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GINI Index of HL Speakers for Each HL

GINI Index of HL Speakers for Each HL

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Article
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Heritage language (HL) speakers have received scholarly attention in recent years as an interdisciplinary research theme, but relatively less attention has been paid to their demographics. ExistingIntegrated Public User Microdata Series (Ruggles & Sobek, 1997), which is based on data from the U.S. Census and the American Community Survey, this stud...

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... Gini index of zero indicates an equal spread (i.e., HL speakers are equally distributed across all ConsPUMAs/counties), and a Gini index of one indicates the most skewed spread (i.e., HL speakers are centered in one single ConsPUMA/county). Table 7 shows the Gini indexes for all HLs. The average Gini index was 0.886 in 2010, indicating that HL speakers usually reside in specific areas of each state. ...

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... With respect to the first point, ecological dynamics can be tracked within and across regions using publicly available data, including census demographic statistics (e.g., Statistics Canada). For example, Nagano (2015) explored the geographic distribution and demographic characteristics of adult heritage language 8 Debra A. Titone and Mehrgol Tiv speakers across the United States based on data from the U.S. Census. Similarly, they found substantial demographic differences in the adult heritage language speakers who resided in distinct regions of the country. ...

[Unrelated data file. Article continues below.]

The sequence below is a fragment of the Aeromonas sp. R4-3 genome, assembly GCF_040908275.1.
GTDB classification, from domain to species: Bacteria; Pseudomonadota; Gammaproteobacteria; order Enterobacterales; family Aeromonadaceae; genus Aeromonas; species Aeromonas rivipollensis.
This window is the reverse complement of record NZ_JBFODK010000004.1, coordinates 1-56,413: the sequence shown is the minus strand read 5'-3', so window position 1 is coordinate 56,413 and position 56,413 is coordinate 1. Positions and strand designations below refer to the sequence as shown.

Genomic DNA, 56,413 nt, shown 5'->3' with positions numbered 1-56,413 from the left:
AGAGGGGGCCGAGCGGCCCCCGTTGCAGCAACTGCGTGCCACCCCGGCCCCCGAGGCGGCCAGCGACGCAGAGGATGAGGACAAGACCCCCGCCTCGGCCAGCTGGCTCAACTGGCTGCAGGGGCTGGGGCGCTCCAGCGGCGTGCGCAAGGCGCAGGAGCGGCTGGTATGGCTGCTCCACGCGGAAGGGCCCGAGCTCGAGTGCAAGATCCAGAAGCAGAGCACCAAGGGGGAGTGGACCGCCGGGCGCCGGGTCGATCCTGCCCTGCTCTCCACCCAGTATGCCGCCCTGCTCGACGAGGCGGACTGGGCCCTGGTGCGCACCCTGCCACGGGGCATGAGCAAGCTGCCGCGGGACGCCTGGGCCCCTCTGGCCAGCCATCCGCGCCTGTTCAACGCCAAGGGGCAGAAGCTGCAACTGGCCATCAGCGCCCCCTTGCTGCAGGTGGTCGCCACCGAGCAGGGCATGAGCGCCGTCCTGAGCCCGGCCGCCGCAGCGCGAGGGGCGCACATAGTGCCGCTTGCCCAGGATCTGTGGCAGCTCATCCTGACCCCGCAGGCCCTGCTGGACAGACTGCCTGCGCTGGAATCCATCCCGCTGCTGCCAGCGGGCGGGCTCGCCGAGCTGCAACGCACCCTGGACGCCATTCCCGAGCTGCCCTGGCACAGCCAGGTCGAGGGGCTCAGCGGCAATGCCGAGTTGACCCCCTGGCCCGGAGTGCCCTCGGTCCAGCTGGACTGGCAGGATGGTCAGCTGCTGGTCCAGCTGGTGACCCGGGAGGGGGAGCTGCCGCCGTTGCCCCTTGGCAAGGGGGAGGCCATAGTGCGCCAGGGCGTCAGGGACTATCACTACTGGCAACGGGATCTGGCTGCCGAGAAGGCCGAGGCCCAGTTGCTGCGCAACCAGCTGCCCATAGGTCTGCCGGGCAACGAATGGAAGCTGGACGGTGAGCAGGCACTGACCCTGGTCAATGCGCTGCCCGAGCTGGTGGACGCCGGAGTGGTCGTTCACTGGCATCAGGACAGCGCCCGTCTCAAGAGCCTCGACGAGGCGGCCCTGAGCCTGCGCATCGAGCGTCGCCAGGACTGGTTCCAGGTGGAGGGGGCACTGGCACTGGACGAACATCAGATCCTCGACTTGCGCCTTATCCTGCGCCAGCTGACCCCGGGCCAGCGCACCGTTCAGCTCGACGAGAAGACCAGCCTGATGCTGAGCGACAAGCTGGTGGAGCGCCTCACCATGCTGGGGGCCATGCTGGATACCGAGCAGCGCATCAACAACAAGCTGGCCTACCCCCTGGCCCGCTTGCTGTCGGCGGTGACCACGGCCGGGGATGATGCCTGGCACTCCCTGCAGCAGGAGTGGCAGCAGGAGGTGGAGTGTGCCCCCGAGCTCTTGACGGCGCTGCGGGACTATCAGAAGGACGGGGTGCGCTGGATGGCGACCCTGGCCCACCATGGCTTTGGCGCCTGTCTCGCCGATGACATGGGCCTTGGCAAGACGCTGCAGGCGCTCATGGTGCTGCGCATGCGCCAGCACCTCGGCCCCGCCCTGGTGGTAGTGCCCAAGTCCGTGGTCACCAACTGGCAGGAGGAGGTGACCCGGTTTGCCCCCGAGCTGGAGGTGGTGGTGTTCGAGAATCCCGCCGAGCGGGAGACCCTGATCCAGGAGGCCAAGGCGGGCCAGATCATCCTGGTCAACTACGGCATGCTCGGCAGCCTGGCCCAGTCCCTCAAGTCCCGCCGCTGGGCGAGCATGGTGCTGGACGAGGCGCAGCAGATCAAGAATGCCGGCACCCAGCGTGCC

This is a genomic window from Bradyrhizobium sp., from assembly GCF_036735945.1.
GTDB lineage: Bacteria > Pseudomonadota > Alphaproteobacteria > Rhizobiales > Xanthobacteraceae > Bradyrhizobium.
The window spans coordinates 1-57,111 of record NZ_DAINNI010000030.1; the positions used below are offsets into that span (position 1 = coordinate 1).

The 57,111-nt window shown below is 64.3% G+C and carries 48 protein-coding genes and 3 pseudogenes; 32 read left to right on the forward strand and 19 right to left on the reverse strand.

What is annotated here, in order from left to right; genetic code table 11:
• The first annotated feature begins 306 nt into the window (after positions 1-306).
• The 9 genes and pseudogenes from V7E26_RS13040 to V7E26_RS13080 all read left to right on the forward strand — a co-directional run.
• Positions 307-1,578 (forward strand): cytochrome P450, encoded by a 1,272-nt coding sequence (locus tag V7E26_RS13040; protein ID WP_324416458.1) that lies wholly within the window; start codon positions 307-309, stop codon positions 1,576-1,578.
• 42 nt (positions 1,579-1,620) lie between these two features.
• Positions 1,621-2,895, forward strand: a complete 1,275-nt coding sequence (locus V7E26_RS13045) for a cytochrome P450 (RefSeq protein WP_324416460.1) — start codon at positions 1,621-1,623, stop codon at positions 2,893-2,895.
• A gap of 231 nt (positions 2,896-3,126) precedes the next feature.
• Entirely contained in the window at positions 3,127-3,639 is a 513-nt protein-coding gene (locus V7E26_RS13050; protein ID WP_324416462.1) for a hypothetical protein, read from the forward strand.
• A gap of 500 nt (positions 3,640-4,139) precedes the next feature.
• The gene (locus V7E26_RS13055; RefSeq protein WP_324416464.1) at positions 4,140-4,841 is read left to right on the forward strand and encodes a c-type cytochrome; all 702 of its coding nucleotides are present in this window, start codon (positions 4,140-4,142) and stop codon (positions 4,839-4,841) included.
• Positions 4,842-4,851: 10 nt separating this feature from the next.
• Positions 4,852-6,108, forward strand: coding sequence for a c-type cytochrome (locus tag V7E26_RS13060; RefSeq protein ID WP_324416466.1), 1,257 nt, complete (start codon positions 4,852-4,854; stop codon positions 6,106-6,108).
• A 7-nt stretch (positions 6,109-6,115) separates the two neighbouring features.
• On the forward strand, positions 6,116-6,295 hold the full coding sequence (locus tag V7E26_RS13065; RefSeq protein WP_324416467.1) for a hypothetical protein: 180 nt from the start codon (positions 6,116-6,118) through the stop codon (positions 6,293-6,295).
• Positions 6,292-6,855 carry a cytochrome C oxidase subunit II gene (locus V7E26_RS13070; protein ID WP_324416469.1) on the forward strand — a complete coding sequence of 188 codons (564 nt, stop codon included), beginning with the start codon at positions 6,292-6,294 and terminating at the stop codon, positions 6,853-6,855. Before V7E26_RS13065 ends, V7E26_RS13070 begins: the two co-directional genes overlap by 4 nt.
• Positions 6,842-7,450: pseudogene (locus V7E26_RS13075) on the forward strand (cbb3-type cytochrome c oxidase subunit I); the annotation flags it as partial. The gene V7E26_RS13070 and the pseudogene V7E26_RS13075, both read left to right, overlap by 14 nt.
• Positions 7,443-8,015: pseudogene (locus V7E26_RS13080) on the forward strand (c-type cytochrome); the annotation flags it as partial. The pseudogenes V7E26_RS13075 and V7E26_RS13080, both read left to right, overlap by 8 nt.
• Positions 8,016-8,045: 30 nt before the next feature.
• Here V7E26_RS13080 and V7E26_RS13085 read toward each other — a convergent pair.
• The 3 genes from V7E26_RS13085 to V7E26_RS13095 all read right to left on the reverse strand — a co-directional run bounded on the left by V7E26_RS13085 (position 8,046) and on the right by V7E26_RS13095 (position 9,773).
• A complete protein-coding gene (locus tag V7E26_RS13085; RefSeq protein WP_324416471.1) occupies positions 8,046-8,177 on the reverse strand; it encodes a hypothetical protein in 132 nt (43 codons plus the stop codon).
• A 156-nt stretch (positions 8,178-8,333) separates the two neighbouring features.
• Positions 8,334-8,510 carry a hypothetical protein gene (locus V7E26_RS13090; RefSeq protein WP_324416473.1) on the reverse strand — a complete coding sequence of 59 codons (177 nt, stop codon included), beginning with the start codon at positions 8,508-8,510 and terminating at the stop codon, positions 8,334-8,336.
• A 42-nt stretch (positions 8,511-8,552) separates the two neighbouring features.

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In “The Devil's Dictionary”, Bierce (1911) defined language as “The music with which we charm the serpents guarding another's treasure.” This satirical definition reflects a core truth – humans communicate using language to accomplish social goals. In this Keynote, we urge cognitive scientists and neuroscientists to more fully embrace sociolinguistic and sociocultural experiences as part of their theoretical and empirical purview. To this end, we review theoretical antecedents of such approaches, and offer a new framework – the Systems Framework of Bilingualism – that we hope will be useful in this regard. We conclude with new questions to nudge our discipline towards a more nuanced, inclusive, and socially-informed scientific understanding of multilingual experience. We hope to engage a wide array of researchers united under the broad umbrella of multilingualism (e.g., researchers in neurocognition, sociolinguistics, and applied scientists).